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Labour’s 2015 Conference: “Straight-Talking, Honest Politics”

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The Labour conference brought about new Leader Jeremy Corbyn’s first speech as leader of the party. Despite not actually discussing any policy announcements, Corbyn had many issues to talk about, ranging from the idea of renationalising the railways, to attacking the Conservative’s broken promises on child tax credits, to making solving the housing crisis his “top priority”.

In his speech he also responded to Cameron’s claim that he, Corbyn, was a threat to the security of British families by stating, “there’s no security for the 2.8 million households in Britain forced into problem debt by stagnating wages and the Tory record of the longest fall in living standards since records began”, before labelling Conservative economics as “an economy that works for the few, not the many”.

In regards to his values Corbyn reiterated his views of building a more equal society and eliminating poverty and homelessness. In what is certainly a new idea in British politics, Corbyn allowed members of his shadow Cabinet to speak freely claiming that he wants an open debate claiming, “I firmly believe leadership is listening”.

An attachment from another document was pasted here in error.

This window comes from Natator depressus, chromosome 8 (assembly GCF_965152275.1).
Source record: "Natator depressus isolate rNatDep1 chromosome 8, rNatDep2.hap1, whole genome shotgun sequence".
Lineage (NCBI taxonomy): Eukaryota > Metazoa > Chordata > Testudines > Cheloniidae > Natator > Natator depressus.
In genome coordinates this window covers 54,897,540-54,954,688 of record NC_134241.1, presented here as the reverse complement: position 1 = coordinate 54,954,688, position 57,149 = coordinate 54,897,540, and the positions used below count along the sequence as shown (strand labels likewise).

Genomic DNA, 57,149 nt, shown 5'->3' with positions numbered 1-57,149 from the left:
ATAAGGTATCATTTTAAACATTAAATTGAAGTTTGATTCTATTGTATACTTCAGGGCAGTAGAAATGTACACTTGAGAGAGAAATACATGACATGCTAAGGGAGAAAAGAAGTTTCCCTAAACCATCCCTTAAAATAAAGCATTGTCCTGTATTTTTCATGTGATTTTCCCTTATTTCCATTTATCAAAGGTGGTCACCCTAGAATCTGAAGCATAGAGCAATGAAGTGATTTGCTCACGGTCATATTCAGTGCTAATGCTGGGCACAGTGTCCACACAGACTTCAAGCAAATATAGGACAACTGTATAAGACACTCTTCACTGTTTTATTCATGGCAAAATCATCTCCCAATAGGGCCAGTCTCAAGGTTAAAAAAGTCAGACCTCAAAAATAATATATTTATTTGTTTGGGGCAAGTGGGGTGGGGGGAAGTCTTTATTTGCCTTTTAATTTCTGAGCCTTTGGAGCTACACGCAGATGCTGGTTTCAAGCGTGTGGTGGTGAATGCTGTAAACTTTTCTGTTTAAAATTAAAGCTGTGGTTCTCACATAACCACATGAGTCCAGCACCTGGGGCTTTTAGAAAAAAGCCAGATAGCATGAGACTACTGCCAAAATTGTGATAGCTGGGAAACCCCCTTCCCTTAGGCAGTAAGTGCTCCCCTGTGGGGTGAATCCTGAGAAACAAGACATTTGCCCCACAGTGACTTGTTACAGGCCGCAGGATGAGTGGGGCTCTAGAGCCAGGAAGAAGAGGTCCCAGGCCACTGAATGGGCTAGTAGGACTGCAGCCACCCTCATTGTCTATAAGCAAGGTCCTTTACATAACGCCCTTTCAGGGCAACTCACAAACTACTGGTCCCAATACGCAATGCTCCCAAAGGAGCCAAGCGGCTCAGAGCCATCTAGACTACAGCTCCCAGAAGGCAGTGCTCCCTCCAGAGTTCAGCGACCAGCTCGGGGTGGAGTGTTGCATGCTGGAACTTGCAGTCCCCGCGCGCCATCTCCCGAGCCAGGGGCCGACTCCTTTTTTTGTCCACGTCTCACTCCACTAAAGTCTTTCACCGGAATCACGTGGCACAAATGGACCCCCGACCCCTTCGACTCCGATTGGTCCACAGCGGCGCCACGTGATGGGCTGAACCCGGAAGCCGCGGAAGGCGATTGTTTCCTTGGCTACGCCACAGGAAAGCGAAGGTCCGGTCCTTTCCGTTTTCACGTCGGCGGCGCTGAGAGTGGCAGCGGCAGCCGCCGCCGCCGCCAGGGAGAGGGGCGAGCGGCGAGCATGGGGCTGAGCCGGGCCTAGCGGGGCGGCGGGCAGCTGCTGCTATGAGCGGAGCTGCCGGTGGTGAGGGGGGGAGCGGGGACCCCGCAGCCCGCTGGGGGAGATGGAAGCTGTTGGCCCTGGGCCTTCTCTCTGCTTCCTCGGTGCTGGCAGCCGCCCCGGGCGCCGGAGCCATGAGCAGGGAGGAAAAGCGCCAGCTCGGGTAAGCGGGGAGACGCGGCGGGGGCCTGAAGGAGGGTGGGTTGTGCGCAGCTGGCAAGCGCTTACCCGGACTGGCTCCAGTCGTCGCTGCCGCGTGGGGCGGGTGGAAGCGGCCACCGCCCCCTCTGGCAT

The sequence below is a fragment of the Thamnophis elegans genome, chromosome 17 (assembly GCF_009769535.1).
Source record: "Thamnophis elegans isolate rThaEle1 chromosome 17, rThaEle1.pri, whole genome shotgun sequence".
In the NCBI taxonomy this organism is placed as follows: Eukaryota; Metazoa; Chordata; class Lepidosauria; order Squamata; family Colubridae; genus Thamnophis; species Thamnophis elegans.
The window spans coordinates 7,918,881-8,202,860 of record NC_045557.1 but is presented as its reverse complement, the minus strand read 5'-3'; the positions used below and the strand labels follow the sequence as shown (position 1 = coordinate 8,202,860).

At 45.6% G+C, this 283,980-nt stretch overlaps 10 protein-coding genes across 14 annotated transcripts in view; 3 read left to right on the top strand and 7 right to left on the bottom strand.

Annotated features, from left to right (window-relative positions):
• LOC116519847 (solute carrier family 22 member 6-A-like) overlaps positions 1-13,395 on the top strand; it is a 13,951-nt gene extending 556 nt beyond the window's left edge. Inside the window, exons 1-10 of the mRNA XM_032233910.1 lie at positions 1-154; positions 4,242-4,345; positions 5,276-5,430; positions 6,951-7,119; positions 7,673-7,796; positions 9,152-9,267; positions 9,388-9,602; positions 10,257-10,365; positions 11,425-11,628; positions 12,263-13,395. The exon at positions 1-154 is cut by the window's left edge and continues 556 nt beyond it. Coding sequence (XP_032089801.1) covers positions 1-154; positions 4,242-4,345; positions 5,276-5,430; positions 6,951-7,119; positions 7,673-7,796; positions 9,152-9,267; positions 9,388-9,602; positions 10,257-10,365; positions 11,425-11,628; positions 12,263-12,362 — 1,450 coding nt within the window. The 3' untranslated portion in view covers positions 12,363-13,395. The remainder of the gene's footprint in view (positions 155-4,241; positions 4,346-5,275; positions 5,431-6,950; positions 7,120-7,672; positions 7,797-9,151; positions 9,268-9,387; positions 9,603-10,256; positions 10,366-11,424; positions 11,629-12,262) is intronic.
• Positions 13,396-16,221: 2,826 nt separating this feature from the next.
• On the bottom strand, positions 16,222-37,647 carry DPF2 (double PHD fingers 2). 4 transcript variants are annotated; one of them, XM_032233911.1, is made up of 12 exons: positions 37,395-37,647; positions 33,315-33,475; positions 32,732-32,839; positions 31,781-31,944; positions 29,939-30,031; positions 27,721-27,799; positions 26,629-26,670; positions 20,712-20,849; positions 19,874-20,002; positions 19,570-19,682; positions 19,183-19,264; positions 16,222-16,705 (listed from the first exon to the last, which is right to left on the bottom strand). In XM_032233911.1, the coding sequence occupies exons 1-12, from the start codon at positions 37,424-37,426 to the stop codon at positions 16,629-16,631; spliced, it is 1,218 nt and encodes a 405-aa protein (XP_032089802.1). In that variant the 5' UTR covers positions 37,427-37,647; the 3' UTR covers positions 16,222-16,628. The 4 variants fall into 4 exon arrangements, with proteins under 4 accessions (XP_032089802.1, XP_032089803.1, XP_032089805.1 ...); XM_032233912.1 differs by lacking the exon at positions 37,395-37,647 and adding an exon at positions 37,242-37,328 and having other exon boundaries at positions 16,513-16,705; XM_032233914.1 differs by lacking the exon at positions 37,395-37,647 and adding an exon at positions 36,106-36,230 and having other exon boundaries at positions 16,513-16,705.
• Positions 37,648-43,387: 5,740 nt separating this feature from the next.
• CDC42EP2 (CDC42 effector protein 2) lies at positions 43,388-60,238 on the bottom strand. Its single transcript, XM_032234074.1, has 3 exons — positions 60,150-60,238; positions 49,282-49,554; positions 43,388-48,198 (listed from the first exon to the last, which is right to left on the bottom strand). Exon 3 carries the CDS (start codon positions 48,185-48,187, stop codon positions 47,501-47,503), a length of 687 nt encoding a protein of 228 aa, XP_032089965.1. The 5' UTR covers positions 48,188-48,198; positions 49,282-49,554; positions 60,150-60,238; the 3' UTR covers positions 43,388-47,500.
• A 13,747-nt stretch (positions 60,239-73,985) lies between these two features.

The conference also brought about a speech from Kerry McCarthy, Labour’s environment spokeswoman. In her speech McCarthy announced her support for British farmers, “I support British farming and want it to be economically viable, environmentally sustainable, and to have the very best animal welfare standards”. McCarthy also went on to sympathise with Britain’s farmers claiming that they are facing “tough” times due to things such as not being paid fairly or even on time as well as being hit by the exchange rate.

One of the most entertaining speeches of the conference came from Shadow Chancellor John McDonnell. While McDonnell seemed to come off well prepared, Ed Miliband’s Shadow Chancellor, Ed Balls was often criticised for not being anti-austerity enough and for not offering a clear defined alternative to the Conservatives.

In his speech there were almost no talk of cuts but a pledge to support public services and a promise that he would be going after the likes of Google, Amazon, and Starbucks to pay their “fair share”. McDonnell was also critical of the richest 1%, suggesting they are the ones benefiting from Tory rule. He hinted that a future Labour Government would reverse any current planned changes to inheritance tax. He also claimed that Britain: “could grow its way to greater prosperity through investment in key industries and a greater role for the state in spending on research, skills, and technology”.

The biggest controversy of the conference was the debate over Trident, Britain’s nuclear defence system. Corbyn repeatedly stated his opposition to it and said that if he were Prime Minister he would not fire British nuclear weapons. This view came under heavy criticisms from some Labour members including Labour’s Defence spokeswoman Maria Eagle, who said that Corbyn’s words on the issue were “not helpful”. Hilary Benn, Shadow Foreign Secretary, said, “Mr Corbyn should abide by the party’s decision on renewing Trident”.

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Adam Barnes

Politics Editor 2015/16

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